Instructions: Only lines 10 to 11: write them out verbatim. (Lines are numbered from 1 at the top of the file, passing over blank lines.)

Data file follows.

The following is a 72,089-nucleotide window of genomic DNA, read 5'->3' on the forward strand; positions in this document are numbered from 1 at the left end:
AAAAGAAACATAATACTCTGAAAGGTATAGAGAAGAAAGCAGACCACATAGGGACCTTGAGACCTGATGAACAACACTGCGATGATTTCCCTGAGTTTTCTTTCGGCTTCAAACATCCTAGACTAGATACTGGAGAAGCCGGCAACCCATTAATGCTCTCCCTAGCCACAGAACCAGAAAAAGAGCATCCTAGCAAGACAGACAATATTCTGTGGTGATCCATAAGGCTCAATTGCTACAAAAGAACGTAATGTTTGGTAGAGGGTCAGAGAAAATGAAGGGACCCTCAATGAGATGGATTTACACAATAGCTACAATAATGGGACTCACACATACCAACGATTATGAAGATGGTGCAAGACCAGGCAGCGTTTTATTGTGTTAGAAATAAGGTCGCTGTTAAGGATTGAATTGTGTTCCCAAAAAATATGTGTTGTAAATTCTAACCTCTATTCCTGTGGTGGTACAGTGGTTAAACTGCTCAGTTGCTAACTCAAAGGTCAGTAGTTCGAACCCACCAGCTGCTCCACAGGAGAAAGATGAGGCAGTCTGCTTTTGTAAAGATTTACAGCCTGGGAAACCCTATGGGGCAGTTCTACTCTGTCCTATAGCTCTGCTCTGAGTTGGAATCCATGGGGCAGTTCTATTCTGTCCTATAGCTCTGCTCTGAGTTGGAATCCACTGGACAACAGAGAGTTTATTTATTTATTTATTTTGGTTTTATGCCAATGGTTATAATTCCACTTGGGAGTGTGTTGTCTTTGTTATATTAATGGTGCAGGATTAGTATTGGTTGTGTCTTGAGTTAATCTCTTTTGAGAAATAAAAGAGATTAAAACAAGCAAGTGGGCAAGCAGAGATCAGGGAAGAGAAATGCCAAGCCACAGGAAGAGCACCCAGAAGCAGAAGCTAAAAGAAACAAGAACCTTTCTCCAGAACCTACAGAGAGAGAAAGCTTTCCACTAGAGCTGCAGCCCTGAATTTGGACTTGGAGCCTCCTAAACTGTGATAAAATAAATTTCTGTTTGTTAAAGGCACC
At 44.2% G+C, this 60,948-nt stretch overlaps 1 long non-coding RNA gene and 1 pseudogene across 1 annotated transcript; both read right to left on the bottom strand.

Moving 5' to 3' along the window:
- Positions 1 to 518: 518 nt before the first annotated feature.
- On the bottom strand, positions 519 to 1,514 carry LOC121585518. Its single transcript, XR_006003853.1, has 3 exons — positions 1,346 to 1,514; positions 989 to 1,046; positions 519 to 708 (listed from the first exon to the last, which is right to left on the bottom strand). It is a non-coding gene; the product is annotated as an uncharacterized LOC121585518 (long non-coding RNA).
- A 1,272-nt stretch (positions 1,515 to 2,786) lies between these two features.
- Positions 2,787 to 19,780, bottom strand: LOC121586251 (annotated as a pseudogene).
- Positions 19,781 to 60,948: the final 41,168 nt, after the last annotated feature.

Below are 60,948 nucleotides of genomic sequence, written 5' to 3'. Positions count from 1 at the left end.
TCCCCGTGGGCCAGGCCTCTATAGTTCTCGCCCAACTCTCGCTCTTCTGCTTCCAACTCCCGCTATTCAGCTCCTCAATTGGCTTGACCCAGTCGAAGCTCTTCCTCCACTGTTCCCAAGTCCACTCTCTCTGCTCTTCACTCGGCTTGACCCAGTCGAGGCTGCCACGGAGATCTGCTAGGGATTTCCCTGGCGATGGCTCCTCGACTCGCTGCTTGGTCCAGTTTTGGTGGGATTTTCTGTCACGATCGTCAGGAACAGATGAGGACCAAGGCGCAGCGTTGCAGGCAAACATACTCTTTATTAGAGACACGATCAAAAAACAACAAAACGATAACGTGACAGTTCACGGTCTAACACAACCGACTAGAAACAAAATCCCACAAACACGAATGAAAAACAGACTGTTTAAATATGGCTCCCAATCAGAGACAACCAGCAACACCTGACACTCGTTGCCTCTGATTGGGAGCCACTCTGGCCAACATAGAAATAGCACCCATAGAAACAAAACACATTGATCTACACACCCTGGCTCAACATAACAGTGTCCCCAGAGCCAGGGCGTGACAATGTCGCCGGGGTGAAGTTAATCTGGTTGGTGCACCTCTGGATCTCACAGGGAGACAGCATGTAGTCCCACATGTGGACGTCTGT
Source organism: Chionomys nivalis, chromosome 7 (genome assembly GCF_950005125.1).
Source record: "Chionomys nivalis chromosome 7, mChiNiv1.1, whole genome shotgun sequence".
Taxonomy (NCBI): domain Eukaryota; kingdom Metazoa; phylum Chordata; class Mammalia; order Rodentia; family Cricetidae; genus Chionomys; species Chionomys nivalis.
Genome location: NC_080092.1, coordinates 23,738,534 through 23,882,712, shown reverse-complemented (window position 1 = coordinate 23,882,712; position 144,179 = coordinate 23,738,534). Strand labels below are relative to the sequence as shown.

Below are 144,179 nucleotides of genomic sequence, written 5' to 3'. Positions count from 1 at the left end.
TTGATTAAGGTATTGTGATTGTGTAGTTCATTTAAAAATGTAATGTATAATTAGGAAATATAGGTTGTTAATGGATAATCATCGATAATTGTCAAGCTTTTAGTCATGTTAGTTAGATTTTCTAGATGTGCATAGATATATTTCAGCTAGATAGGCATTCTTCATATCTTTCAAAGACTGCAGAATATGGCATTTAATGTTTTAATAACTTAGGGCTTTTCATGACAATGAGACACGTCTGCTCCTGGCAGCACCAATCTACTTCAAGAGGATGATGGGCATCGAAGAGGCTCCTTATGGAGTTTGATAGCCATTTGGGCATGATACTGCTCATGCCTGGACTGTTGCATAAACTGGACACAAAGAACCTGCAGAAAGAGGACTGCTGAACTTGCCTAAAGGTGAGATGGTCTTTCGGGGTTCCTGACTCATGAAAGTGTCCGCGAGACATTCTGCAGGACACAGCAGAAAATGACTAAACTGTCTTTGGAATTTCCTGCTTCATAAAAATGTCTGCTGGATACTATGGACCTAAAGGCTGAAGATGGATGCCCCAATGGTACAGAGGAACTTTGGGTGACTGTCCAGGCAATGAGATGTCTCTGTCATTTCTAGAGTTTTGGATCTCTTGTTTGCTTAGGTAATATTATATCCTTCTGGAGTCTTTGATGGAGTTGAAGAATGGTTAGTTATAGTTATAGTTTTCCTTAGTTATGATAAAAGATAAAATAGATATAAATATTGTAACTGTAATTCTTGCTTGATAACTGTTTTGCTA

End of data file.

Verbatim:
Below are 60,948 nucleotides of genomic sequence, written 5' to 3'. Positions count from 1 at the left end.
TCCCCGTGGGCCAGGCCTCTATAGTTCTCGCCCAACTCTCGCTCTTCTGCTTCCAACTCCCGCTATTCAGCTCCTCAATTGGCTTGACCCAGTCGAAGCTCTTCCTCCACTGTTCCCAAGTCCACTCTCTCTGCTCTTCACTCGGCTTGACCCAGTCGAGGCTGCCACGGAGATCTGCTAGGGATTTCCCTGGCGATGGCTCCTCGACTCGCTGCTTGGTCCAGTTTTGGTGGGATTTTCTGTCACGATCGTCAGGAACAGATGAGGACCAAGGCGCAGCGTTGCAGGCAAACATACTCTTTATTAGAGACACGATCAAAAAACAACAAAACGATAACGTGACAGTTCACGGTCTAACACAACCGACTAGAAACAAAATCCCACAAACACGAATGAAAAACAGACTGTTTAAATATGGCTCCCAATCAGAGACAACCAGCAACACCTGACACTCGTTGCCTCTGATTGGGAGCCACTCTGGCCAACATAGAAATAGCACCCATAGAAACAAAACACATTGATCTACACACCCTGGCTCAACATAACAGTGTCCCCAGAGCCAGGGCGTGACAATGTCGCCGGGGTGAAGTTAATCTGGTTGGTGCACCTCTGGATCTCACAGGGAGACAGCATGTAGTCCCACATGTGGACGTCTGT